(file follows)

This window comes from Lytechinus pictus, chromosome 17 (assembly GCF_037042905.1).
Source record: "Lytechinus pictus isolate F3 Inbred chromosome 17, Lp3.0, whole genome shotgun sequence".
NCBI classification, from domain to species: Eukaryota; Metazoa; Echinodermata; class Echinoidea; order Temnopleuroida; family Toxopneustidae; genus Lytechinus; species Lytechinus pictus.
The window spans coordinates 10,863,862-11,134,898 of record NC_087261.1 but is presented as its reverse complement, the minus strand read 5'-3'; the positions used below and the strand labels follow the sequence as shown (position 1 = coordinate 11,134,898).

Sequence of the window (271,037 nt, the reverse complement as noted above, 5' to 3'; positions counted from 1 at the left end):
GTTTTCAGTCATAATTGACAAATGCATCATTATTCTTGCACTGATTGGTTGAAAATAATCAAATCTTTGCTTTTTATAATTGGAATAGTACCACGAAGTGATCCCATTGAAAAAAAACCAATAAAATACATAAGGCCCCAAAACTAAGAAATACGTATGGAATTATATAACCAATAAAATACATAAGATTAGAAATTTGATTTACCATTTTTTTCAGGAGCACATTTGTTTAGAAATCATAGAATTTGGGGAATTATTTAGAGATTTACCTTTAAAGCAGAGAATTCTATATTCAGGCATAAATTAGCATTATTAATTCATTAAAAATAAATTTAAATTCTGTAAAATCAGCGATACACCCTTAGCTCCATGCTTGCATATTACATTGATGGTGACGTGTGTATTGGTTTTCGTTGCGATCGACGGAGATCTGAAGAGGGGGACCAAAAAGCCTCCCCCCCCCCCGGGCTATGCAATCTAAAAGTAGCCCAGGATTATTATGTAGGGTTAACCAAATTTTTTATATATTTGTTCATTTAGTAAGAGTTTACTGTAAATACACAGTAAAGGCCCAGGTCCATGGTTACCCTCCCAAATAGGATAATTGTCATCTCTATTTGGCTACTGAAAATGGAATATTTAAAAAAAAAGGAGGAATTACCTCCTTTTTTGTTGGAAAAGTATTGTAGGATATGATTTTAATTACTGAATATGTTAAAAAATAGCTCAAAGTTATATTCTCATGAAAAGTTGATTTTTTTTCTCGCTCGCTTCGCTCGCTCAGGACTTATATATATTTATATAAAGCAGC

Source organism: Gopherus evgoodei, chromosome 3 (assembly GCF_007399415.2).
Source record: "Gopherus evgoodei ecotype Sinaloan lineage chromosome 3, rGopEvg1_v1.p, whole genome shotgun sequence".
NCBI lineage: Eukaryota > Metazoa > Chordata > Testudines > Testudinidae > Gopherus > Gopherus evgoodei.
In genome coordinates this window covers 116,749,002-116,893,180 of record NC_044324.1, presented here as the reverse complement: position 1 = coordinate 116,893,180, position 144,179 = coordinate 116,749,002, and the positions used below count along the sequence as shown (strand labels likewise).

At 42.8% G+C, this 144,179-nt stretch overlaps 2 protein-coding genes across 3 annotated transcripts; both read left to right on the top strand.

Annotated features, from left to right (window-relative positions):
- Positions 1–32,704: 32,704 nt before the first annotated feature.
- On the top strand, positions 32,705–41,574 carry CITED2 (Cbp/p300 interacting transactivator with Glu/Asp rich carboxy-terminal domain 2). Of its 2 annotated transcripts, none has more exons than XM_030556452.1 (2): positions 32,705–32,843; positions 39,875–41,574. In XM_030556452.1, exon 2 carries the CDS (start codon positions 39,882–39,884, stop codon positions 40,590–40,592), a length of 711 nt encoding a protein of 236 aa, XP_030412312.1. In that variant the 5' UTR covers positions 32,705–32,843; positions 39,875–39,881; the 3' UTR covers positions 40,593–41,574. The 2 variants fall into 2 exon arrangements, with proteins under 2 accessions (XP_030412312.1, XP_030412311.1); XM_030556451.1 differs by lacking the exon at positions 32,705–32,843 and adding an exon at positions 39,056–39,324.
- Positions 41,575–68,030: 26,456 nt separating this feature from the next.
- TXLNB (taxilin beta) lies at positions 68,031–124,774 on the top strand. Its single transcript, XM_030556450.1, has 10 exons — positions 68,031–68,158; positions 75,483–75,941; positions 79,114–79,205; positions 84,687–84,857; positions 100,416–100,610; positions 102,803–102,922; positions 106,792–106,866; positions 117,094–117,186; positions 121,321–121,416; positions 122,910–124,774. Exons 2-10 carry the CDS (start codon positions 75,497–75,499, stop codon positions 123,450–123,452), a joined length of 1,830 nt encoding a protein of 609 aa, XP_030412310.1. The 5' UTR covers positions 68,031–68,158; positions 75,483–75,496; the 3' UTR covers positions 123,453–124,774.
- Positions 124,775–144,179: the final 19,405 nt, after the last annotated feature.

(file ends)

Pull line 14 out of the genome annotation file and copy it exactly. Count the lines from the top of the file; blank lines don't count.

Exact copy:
- On the top strand, positions 32,705–41,574 carry CITED2 (Cbp/p300 interacting transactivator with Glu/Asp rich carboxy-terminal domain 2). Of its 2 annotated transcripts, none has more exons than XM_030556452.1 (2): positions 32,705–32,843; positions 39,875–41,574. In XM_030556452.1, exon 2 carries the CDS (start codon positions 39,882–39,884, stop codon positions 40,590–40,592), a length of 711 nt encoding a protein of 236 aa, XP_030412312.1. In that variant the 5' UTR covers positions 32,705–32,843; positions 39,875–39,881; the 3' UTR covers positions 40,593–41,574. The 2 variants fall into 2 exon arrangements, with proteins under 2 accessions (XP_030412312.1, XP_030412311.1); XM_030556451.1 differs by lacking the exon at positions 32,705–32,843 and adding an exon at positions 39,056–39,324.